Category Archives: My London

The Cutty Sark..

The Cutty Sark at Greenwich - World © Geoff Wilkinson

The Cutty Sark at Greenwich – World © Geoff Wilkinson/All rights reserved

You may have realised by now that I am keen on thinking, only about pictures I hasten to add, anything else just seems to slip by. So when I decided to photograph The Cutty Sark I really had to put my thinking cap on.  The world famous tea clipper is in dry dock at Greenwich and had been refitted after a terrible fire, my challenge as I saw it was to get her out of dry dock and get her back in the water, just photographically of course. Although the ship in berthed near the river Thames I couldn’t see a satisfactory way of getting the ship and the river in one picture the distance is just too far. Even from the other side of the river using a telephoto lens for compression it just wasn’t right, it wasn’t the picture I had in my mind. I needed a different tack if you’ll pardon the pun.

As I often do when confronted with a large building, bridge or something similar instead of backing off to get it all in I went and stood directly underneath the ship. I often find that gives me a different perspective and in this case it was different and more interesting rather than a straight  on view, however it still wasn’t what I had in mind  though. There had to be a different way.

To one side of the ship I found a water feature, very shallow and not that big but definitely worth exploring. I found that by crouching very low and I mean very low I could almost make the water reach up to the ship, would it work through the camera though. Remember the camera does not see exactly what your eyes see and vice versa, so I just had to make the camera see what I was seeing. I put my Nikon 10\24mm, which I love, zoom lens on my Nikon D7000. At 10mm this gave me equivalent of 15mm on a full frame camera, seriously wide angle territory. By holding the camera very carefully just a few millimetres above the water and  performing some strange acrobatic contortions I was able to get a look at the live view screen. The result is the picture above, just what I had envisaged in my mind the Cutty Sark in water. I would have been happier if I could have go more water on the right hand side of the picture but It wasn’t to be, still I’m very happy with the result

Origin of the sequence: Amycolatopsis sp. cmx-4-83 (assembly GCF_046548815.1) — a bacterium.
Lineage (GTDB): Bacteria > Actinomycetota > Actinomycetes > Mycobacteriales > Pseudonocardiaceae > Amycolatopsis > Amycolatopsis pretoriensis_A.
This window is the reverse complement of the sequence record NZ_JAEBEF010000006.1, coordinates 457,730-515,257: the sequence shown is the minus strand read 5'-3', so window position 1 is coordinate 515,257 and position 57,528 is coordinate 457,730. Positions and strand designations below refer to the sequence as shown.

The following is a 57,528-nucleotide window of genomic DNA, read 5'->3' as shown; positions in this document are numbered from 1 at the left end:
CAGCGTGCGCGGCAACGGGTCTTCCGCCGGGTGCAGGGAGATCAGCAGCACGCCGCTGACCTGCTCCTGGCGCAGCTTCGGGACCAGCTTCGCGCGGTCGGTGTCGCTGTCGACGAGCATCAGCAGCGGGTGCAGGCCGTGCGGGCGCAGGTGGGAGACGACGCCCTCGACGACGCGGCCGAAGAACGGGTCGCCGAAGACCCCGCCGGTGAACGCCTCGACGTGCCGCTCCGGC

Technical stuff: Nikon D7000 camera in aperture priority with a Nikon 10/24mm zoom at 10mm. The shutter speed was 1/200th of a second with an aperture of f18 (to get a lot of depth of field) The ISO was 200. I shot the original picture in colour, as I usually do, the conversion to black and white was made in Photoshop CS5.5

If you fancy a photography day in Greenwich I am running a workshop later this month, you can find details below.

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Greenwich Photography Workshop/Walk

Sunday June 28th 2015

£75 pp

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Following on from the fun and success of the Carter Lane/Fleet Street photo walk we are moving East for the next. Along the river Thames from central London is Greenwich the destination for the next photo walk/workshop.

The Royal Borough of Greenwich is great for photography. From the Cutty Sark the famous tea clipper by the river Thames to the Royal Observatory high on the hill in Greenwich Park. Our day will cover both and everything in between. The first picture opportunity will be from Island Gardens look across the river toward the old Royal Naval College, this was founded in 1873 and with its English Baroque style of architecture and the river in the foreground makes an excellent picture. From there we will walk through the Greenwich Foot Tunnel under the river Thames, an experience in itself and arrive by the Cutty Sark. This is where the picture opportunities really start. Aside from the ship itself and the photography opportunities that it affords, there is of course the river, plus some wonderful architecture to be photographed. Before we leave to head off up the hill there are the gardens of The National Maritime Museum, St Alfege Church and some lovely streets to be explored. We will make our way up though the park to the Royal Observatory where apart from the building itself there are great views across the river to East London and Canary Wharf.

This is a full day workshop meeting and leaving from Wanstead tube station at 10am we will wrap up on location at 4pm. There will opportunities for coffee breaks etc during the day. If you are not Wanstead based it’s not a problem you can join us at Island Gardens or Greenwich.

As usual I will not be there to take pictures, maybe the odd snap, but to give you support with things like composition,  white balance, exposure compensation etc. Of course I’ll chuck in a few ideas as well..

This workshop is limited to just six places.

To book a place on this workshop you can either ‘phone the Gallery on 0208 530 1244 or e.mail me at gtw@dircon.co.uk

I was able to get the picture that I had envisioned all along.

 

 

 

Seize the moment !

Evening traffic on Wanstead High Street

Evening traffic on Wanstead High Street